There are two accepted ways to approach moving the camera on a tilt/pan assembly.  The first is using servo motors.  Servo motors work by placing an encoder in line with the motor output shaft.  This way, there is a known encoder position for every location the motor can turn to. It is possible to accurately move the motor to the same location time after time.  Servos are common in the radio control modeling world and because of this, there are many moderate cost controllers and servos available.  A standard servo, similar to the Futaba S3003  can be had for about $US10.  The down-side as far as my application was concerned was I *knew* them and wanted to learn about stepper motors.  So, even though I am much more familiar with servo motors, I ended up using stepper motors.  As it turned out, I did learn quite a bit about steppers and found out first-hand the positive and negative aspects of using stepper motor systems..

Stepper motors are permanent magnetic motors that "step" or move one increment each time the controller gives the motor one pulse. They don't require position feedback if run within their limits. When stopped, they inherently hold their position.  This "holding their position without power" mode is usually called the "detent hold" or detent holding ability.  The magnetic field of the permanent magnets hold the motor in position when the power is removed from the coils.  The force that is needed to overcome the magnetic field can be surprisingly strong.  This detent torque will be quite useful in the holding the view angle when using the tilt function of the setup.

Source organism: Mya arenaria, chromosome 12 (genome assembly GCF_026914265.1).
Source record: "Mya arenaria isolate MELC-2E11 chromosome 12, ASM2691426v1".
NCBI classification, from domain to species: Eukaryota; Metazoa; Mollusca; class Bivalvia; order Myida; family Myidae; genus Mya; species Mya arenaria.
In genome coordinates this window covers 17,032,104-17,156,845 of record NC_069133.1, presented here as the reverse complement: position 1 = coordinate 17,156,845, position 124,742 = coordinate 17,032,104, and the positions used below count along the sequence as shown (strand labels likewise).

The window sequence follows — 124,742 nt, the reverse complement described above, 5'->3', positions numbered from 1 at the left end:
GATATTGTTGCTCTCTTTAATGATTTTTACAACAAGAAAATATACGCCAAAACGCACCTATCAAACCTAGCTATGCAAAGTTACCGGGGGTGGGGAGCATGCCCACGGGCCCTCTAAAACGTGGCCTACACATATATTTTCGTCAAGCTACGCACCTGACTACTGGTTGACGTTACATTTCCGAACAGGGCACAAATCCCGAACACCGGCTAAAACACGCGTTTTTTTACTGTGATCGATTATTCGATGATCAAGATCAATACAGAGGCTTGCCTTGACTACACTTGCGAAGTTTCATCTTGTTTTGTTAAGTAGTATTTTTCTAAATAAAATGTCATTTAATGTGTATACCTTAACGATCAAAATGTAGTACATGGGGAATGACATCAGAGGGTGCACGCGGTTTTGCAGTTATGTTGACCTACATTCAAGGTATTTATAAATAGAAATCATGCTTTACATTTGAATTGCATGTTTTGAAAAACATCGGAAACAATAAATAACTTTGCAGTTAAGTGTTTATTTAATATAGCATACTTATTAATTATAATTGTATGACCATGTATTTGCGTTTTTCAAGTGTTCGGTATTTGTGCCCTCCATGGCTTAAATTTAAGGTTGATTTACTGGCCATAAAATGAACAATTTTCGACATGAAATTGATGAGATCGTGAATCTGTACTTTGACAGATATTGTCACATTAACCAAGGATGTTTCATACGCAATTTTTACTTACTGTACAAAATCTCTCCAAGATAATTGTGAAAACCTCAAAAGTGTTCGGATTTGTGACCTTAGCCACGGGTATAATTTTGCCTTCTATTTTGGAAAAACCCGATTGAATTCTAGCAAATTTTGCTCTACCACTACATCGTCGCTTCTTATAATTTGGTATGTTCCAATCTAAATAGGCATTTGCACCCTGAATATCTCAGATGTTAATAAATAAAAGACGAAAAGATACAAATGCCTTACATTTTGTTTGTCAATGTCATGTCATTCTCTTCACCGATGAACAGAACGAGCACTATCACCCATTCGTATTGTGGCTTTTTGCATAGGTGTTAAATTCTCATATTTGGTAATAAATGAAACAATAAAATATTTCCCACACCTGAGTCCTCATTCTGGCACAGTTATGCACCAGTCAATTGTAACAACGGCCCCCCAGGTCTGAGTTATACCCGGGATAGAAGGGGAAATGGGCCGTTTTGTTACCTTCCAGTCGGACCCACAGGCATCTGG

Once you power up the controller, each pulse of the controller sends current to the individual coils of the motor.  By turning on and off the individual magnetic fields in a sequential pattern, the motor turns.  There is a good explanation of the different stepping sequences here.  There are many ways of controlling stepper motors through a computer.  You can use a software program to apply power through the parallel port to move bipolar and unipolar steppers.  You may also program the stepping sequences into an electronic logic circuit and use switches, or the serial or USB ports to control the stepper(s).